Robert Gamache (right), a volunteer with Angel Resource Connection, hands over a dish of food to some of the more than 100 students who were served hot meals at the Granite Falls Boys & Girls Club. (Kevin Clark / The Herald)

Robert Gamache (right), a volunteer with Angel Resource Connection, hands over a dish of food to some of the more than 100 students who were served hot meals at the Granite Falls Boys & Girls Club. (Kevin Clark / The Herald)

Serving up a heaping helping of kindness in Granite Falls

Local businesses team with a nonprofit to provide monthly meals for children.

Kathryn Barth, 13, spent an evening making snickerdoodles and chocolate chip cookies, guided by her grandmother’s recipe.

At the Granite Falls IGA, Jamie Flint, food service manager, and deli coworker Lana Stowell showed up an hour early for their 7 a.m. shift to begin hot food preparations for an early Christmas meal — turkey, mashed potatoes, stuffing, gravy and green beans.

So all was ready when more than 100 kids began to file into the Granite Falls Boys & Girls Club last week on a very wet afternoon. The smell of warm food greeting them as they entered.

Volunteers from the nonprofit group Angel Resource Connection stood nearby, ready to scoop up individual portions for each student.

But before the meal began, Penelope Protheroe, who leads the group, told students that the meal was meant to underscore a “be kind” message.

“It really is simple to be kind to one another and make someone else smile,” she told them. “We see you as great kids and want to do something special for you.”

As students lined up to be served, one exclaimed: “This made my day.”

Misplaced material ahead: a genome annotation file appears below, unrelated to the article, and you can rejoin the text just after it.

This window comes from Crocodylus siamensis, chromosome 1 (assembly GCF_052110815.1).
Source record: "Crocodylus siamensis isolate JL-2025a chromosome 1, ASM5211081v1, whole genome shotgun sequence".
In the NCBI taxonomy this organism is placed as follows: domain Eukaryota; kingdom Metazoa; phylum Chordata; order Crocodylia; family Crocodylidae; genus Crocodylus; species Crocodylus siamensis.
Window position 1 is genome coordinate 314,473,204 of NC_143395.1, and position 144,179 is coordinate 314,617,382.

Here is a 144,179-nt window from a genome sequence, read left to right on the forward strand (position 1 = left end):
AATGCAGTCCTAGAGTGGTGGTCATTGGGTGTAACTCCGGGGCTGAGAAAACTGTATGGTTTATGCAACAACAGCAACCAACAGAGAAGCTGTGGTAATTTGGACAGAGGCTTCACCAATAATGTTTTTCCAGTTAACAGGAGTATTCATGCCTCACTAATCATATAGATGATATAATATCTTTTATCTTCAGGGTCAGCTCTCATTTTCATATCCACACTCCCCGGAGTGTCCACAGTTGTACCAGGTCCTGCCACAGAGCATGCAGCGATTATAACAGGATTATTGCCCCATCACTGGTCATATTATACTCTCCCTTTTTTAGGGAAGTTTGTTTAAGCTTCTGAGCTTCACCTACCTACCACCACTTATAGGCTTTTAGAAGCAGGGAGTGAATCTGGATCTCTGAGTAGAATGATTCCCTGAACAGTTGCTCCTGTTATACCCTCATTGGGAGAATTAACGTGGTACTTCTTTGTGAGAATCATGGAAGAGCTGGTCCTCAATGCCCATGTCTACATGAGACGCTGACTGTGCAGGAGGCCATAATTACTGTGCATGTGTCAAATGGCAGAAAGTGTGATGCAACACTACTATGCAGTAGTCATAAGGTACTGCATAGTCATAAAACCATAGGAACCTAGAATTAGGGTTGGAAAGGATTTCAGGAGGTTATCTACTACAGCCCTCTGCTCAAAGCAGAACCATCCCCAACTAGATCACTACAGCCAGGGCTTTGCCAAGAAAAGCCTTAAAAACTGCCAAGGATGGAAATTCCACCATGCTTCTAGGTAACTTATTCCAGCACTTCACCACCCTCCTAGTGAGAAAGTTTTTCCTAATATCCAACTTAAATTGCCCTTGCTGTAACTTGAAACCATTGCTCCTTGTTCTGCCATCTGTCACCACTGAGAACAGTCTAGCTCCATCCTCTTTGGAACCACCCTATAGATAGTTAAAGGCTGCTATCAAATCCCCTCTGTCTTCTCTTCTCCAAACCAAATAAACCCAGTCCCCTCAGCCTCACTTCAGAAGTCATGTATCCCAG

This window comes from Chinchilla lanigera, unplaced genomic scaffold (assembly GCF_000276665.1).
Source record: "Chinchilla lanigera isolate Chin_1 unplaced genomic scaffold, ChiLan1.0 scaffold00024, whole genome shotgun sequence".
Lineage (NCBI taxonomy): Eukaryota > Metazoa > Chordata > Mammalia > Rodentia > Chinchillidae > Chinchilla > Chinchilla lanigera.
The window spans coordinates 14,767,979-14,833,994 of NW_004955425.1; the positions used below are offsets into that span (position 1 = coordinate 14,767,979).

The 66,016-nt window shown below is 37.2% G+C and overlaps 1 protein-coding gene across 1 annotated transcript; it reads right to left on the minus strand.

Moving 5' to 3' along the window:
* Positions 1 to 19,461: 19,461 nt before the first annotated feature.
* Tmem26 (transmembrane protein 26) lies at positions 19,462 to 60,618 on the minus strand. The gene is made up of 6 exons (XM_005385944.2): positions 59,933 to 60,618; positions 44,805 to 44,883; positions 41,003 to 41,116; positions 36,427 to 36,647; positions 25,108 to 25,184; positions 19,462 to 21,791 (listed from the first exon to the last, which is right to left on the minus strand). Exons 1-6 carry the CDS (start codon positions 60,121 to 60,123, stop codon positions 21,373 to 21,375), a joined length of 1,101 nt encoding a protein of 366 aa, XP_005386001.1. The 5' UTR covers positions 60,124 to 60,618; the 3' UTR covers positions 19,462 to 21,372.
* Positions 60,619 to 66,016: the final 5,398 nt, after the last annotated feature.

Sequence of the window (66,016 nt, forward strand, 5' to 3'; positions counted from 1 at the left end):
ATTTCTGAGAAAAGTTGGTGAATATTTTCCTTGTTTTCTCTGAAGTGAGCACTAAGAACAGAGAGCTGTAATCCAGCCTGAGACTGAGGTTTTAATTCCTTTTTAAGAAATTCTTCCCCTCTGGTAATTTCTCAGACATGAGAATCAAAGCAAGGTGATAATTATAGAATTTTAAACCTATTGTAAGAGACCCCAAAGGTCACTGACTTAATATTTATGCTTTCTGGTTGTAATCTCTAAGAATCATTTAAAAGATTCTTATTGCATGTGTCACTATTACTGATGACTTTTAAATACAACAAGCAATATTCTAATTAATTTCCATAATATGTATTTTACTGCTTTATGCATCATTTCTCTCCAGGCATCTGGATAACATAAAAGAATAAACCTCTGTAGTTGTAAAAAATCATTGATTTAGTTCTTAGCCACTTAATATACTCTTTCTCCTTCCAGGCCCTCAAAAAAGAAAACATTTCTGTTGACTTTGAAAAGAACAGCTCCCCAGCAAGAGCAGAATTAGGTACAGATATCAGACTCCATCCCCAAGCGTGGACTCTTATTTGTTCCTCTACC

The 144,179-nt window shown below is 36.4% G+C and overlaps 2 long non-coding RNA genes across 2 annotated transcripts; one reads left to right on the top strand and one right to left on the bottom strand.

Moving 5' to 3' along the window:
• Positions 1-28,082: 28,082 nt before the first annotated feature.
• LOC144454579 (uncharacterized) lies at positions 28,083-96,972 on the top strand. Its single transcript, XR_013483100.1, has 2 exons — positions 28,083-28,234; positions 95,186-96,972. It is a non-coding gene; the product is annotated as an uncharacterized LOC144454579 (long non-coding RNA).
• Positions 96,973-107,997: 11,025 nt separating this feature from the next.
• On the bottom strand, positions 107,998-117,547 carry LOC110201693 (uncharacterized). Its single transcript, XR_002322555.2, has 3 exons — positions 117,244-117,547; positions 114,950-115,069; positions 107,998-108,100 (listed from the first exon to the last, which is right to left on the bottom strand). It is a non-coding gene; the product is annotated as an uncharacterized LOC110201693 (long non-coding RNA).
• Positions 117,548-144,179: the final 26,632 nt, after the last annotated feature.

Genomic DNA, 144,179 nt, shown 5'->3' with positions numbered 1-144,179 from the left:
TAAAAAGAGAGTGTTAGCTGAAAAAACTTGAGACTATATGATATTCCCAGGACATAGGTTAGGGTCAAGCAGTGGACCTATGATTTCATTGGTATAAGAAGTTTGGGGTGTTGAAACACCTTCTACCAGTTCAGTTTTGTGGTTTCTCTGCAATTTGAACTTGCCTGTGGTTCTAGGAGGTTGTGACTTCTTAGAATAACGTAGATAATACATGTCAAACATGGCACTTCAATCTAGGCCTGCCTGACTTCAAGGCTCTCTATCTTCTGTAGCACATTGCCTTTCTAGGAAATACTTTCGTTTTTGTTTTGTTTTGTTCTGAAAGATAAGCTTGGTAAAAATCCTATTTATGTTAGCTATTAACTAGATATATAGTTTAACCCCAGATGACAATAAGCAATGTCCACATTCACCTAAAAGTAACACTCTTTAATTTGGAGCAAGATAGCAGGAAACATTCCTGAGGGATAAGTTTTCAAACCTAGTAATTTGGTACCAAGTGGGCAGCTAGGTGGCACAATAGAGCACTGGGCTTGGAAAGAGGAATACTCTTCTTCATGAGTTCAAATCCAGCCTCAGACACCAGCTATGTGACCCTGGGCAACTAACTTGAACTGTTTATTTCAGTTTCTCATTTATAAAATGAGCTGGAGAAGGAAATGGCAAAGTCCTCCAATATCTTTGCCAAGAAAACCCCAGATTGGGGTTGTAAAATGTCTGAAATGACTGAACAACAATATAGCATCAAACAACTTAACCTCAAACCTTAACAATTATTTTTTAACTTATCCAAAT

“This made my day,” one student exclaimed as he stood in line for the hot meal. (Kevin Clark / The Herald)

“This made my day,” one student exclaimed as he stood in line for the hot meal. (Kevin Clark / The Herald) Purchase Photo

That joy was shared by the volunteers who were serving the students.

“So many smiling faces,” said Isaac Uselman, 21, of Sammamish, who is studying computer science at Western Governors University. He joined his father, Karl Uselman, to help out at the event.

“That’s what it’s all about — lots of happy smiles,” Issac Uselman said.

Robert Gamache, of Granite Falls, said he heard a lot of thank-yous as students were served up their food. “It’s kind of inspiring,” he said. “They really appreciate it.”

Angel Resource Connection was founded by Protheroe, of Granite Falls, in 2017 to serve the homeless with food and other resources.

The group began providing once-a-month meals at the Boys & Girls Club this year. Local businesses also have stepped up to help, including Alfy’s Pizza and Subway, prior to IGA’s donation of a Christmas dinner.

Robert Gamache, of Granite Falls, said he heard a lot of thank-yous as students were served up their food. (Kevin Clark / The Herald)

Robert Gamache, of Granite Falls, said he heard a lot of thank-yous as students were served up their food. (Kevin Clark / The Herald) Purchase Photo

Diners at last week’s meal gave the food rave reviews.

Autumn, 11, said the meal “reminds me of Thanksgiving. I also love the mashed potatoes.”

Spencer, 13, said the meal was especially appreciated, “served at the end of the school day when you’re hungry.”

“It’s really good,” Kailee, 7, said of the meal. “All I wanted was a cookie.”

Abbison, 7, was sitting next to her brother, Athen, 6, who was wearing a red-and-green elf hat made of paper.

When asked how she would spread the “be kind” message that volunteers hoped the children would hear, she said: “By saying ‘thank you.’”

The meal program will continue in the new year with donations from Buzz Inn, Teriyaki Wok, Playa Azul, McDonald’s, Subway and IGA, Protheroe said.

Flint, who prepared the food at the IGA store, said the four hours of prep time was well worth the effort.

“Definitely, they got a lot of fun out of it,” he said. “It’s good for the kids.”

Sharon Salyer: 425-339-3486 or salyer@heraldnet.com.

More information

Lean more about Angel Resource Connection at www.angelresourceconnection.org or by calling 425-496-7711.

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